Federal Reserve Officials Nod Toward Massive Interest Rate Hike After Bad Inflation News
WASHINGTON - JANUARY 22: The Federal Reserve building is seen January 22, 2008 in Washington, DC. The Fed cut its benchmark interest rate by three-quarters of a percentage point after two days of tumult in international markets due to fear of a recession in the United States. (Photo by Chip Somodevilla/Getty Images)
Chip Somodevilla via Getty Images

Federal Reserve Governor Christopher Waller said on Thursday that he would support an interest rate hike of 0.75% or higher in reaction to high inflation.

The remarks came after two reports released this week by the U.S. Bureau of Labor Statistics showed that the Consumer Price Index (CPI) rose 9.1% between June 2021 and June 2022, while the Producer Price Index (PPI) rose 11.3% during the same period.

In a speech at the Rocky Mountain Economic Summit in Idaho, Waller indicated that he supports another 0.75% rate hike, matching an identical increase in June that marked the largest increment since 1994. He could also support a larger rate hike if other data show strong economic activity.

“We have important data releases on retail sales and housing coming in before the July meeting,” Waller said. “If that data comes in materially stronger than expected it would make me lean towards a larger hike at the July meeting to the extent it shows demand is not slowing down fast enough to get inflation down.”

Rate hikes are meant to discourage inflation, but they carry the side effect of increasing borrowing costs and thereby dampening economic activity. Yet Waller noted that the labor market is currently “very strong” with an unemployment rate “below the median of policymakers’ expected longer-run level” — a reality that allows the Fed to increase rates while likely avoiding severe economic consequences.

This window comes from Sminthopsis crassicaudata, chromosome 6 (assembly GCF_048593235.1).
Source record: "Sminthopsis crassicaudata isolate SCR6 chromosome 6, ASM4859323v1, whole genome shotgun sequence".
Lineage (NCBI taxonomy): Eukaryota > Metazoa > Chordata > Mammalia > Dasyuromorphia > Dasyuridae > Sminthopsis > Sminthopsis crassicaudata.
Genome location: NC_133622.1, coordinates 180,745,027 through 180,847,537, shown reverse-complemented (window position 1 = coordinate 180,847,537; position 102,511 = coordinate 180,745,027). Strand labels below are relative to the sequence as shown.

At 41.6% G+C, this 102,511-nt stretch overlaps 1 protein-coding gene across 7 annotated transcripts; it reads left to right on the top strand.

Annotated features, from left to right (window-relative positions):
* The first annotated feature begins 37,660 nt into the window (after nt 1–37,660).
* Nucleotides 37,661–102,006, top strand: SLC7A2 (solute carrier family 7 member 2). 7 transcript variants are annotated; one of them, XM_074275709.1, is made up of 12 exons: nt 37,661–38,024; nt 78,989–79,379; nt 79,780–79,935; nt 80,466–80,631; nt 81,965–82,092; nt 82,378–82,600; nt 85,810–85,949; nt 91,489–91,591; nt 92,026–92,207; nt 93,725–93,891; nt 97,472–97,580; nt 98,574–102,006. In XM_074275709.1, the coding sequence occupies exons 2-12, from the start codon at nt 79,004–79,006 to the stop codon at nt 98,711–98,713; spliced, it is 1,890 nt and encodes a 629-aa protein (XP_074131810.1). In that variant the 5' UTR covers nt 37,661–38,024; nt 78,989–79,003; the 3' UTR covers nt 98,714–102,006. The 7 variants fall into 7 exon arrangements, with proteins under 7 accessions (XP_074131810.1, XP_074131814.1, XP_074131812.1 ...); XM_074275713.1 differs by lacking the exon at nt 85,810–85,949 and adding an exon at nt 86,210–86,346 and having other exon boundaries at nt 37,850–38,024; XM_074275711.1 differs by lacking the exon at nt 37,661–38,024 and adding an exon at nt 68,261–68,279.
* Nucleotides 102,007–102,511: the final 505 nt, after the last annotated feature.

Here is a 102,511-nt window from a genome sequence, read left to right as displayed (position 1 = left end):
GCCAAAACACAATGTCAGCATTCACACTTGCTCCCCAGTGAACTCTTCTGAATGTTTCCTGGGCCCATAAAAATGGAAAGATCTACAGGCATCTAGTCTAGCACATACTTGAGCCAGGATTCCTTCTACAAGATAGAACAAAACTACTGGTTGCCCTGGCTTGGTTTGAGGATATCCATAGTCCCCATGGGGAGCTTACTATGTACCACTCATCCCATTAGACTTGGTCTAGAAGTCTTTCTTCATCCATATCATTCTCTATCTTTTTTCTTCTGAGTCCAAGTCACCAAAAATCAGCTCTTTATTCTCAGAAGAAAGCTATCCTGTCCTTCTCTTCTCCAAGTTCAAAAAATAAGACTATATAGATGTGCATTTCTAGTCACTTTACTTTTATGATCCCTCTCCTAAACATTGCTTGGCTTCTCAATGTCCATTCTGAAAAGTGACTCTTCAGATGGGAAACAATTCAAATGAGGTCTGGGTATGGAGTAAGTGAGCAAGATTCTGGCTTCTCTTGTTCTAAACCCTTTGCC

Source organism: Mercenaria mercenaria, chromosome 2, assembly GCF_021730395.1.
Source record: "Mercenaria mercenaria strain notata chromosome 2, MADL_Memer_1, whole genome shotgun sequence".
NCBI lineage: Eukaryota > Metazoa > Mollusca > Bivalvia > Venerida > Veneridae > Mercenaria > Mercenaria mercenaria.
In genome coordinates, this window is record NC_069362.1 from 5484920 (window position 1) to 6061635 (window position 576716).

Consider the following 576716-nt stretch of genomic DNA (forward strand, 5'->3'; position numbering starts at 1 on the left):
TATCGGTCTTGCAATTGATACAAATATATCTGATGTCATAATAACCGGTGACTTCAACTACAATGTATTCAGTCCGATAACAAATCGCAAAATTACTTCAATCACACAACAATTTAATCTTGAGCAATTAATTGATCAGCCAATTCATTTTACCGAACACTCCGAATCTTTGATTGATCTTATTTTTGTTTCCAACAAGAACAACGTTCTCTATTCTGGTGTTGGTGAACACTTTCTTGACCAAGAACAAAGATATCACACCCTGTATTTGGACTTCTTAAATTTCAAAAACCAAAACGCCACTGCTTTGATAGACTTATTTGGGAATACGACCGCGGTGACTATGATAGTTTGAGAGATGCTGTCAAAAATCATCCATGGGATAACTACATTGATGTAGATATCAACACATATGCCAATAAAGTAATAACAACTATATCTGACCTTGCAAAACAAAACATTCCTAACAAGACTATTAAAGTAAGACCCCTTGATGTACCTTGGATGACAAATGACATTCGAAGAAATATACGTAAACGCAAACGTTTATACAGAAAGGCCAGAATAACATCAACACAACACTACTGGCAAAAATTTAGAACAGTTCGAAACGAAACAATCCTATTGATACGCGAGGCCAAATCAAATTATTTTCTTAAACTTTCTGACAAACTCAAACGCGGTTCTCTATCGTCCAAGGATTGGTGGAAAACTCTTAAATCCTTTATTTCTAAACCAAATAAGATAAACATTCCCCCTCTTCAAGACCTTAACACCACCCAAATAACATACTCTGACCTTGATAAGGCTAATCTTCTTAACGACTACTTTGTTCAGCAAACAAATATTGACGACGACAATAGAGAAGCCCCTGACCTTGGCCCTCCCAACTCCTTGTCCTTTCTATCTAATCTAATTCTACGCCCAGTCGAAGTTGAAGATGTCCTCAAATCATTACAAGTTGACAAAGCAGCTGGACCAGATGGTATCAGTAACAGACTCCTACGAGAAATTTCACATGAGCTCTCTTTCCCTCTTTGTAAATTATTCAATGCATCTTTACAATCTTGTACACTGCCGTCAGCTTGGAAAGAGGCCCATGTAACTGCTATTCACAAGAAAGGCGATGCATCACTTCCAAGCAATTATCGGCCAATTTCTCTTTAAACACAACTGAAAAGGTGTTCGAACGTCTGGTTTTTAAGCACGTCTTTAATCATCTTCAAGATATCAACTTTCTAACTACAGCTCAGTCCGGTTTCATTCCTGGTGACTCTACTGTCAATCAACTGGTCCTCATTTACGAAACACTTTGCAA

Waller said he will be “looking for signs” that inflation is moving toward policymakers’ 2% long-term target “on a sustained basis.” He also expressed concern that American consumers and businesses will come to anticipate higher inflation in the long run — an expectation that hinges upon “whether they believe the Fed is sufficiently committed to its inflation target.”

Indeed, the Federal Reserve Bank of New York’s most recent Survey of Consumer Expectations revealed that Americans foresee one-year-ahead inflation hitting 6.8% — an increase from 6.6% in May and the highest level since the survey began in 2013. However, inflation expectations for the next three years fell from 3.9% to 3.6%, while five-year-ahead forecasts declined from 2.9% to 2.8%.

Other key officials are nodding to another significant rate hike. Federal Reserve Bank of St. Louis President James Bullard — who serves alongside Waller as one of the 12 members of the Federal Open Market Committee — said to reporters that “it would make a lot of sense” to choose a 0.75% rate hike such that rates increase to around 3.5% by the end of this year.

Also on Thursday, Treasury Secretary and former Federal Reserve Chair Janet Yellen affirmed that she would endorse any actions taken by monetary policymakers to quell rising prices. “We’re first and foremost supportive of the Fed’s efforts; what they deem to be necessary to get inflation under control,” she remarked.

Meanwhile, President Joe Biden asserted on Wednesday that the most recent inflation news is “unacceptably high,” yet outdated. “Energy alone comprised nearly half of the monthly increase in inflation. Today’s data does not reflect the full impact of nearly 30 days of decreases in gas prices,” he said in a statement, noting that gas prices have fallen by $0.40 since June. “Those savings are providing important breathing room for American families.”

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